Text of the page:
Sealing a laminated stock


Hi all,
I recently purchased a laminated boyds stock for my stalking rifle set up. Nothing wrong, but where the barrel channel has be opened up there is obviously the dry unsealed laminated edges. What is best/recommended way to seal this area from the elements if one is caught in a downpour or damp day?


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I am interested in learning what people do after they have sanded out the channel in a laminate stock, like I did to my Boyds stock at the weekend. It did sand nicely and as it is a spare stock i have left it for now but need to add something to it before she goes outing the field.


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The boyds stocks come with a lacquer finish so my mate done mine with a satin finish can of car lacquer.


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I,ve bedded a few Boyd stocks, and always finished and sealed them with colron teak oil in natural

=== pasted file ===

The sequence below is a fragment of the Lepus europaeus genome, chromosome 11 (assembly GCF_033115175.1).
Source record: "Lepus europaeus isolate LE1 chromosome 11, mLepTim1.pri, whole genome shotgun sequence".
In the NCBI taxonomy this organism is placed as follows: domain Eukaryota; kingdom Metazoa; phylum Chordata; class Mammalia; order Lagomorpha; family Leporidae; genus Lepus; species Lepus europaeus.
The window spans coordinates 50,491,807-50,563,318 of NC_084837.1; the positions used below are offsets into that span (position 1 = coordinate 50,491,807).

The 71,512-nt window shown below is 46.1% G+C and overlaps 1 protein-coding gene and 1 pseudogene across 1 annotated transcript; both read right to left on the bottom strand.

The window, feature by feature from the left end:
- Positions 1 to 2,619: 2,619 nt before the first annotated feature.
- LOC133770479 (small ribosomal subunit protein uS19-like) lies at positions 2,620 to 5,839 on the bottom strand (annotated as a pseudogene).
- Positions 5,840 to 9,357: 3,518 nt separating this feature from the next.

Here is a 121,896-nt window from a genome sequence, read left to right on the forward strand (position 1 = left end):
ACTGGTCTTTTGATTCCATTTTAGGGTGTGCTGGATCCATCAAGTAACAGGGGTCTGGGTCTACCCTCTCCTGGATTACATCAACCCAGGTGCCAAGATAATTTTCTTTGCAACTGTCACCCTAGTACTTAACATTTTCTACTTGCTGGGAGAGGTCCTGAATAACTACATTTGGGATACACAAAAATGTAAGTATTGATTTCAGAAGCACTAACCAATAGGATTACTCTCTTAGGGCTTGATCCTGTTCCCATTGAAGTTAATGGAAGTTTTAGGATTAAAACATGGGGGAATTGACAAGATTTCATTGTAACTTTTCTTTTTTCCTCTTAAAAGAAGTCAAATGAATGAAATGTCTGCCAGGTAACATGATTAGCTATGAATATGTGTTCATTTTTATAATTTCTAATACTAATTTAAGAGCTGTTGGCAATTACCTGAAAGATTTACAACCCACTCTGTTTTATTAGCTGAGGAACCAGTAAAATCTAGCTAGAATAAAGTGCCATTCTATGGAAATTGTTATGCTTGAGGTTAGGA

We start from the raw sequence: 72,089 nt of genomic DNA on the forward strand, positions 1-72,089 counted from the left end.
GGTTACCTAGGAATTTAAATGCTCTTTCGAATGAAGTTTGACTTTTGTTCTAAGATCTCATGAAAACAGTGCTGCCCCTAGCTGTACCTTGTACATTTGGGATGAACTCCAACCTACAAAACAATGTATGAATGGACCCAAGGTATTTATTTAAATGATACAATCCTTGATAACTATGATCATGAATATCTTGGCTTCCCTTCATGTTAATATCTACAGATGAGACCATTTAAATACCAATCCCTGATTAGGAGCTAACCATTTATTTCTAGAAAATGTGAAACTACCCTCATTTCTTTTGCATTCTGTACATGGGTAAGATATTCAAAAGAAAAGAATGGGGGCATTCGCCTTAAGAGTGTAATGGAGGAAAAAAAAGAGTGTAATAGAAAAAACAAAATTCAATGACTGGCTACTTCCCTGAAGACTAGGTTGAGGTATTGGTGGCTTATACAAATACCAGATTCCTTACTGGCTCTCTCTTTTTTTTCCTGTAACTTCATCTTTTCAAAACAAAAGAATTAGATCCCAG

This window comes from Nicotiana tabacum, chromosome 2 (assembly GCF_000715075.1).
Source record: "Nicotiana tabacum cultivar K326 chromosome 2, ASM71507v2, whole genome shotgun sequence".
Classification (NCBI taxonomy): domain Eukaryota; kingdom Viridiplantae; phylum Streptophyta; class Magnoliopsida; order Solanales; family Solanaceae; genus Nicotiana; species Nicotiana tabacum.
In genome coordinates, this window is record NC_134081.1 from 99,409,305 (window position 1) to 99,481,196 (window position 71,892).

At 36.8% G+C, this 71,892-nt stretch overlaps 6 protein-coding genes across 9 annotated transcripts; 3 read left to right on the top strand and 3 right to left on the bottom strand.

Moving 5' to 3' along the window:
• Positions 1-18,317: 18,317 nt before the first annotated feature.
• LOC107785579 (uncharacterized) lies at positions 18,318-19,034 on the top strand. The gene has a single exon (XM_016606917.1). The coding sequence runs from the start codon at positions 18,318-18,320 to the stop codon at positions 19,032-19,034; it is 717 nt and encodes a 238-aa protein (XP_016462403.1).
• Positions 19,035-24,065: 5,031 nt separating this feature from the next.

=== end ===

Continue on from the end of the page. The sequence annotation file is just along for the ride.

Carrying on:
and its always done a fine job.


Well-Known Member
If the OP wishes to seal the stock, remember that Oils will improve the water repellency of wood but it will not seal it. For instance on a grand scale if you have a natural wood finish on an exterior door it should be Danish oiled at least 3 preferably 4 times year, and it will still expand and contract according to external temperature and humidity.
Granted a stock is not subject to the constant weathering a garage door is, but then it only has to move a couple of mm at most before it potentially causes a problem!

Yacht varnish is one of the best sealants if used on the "internal" parts of a stock.
On external doors the usual is x3 coats of 1 part varnish to 3 parts thinner, then 2 coats of 1 part varnish to 1 part thinner. This allows the sealant to penetrate deeply into the pores of the wood giving a better "seal".
So a variation on a theme (possibly 2 coats, then 1 coat)should give you a good seal, remember those coats should be THIN or you could have contact between barrel and stock.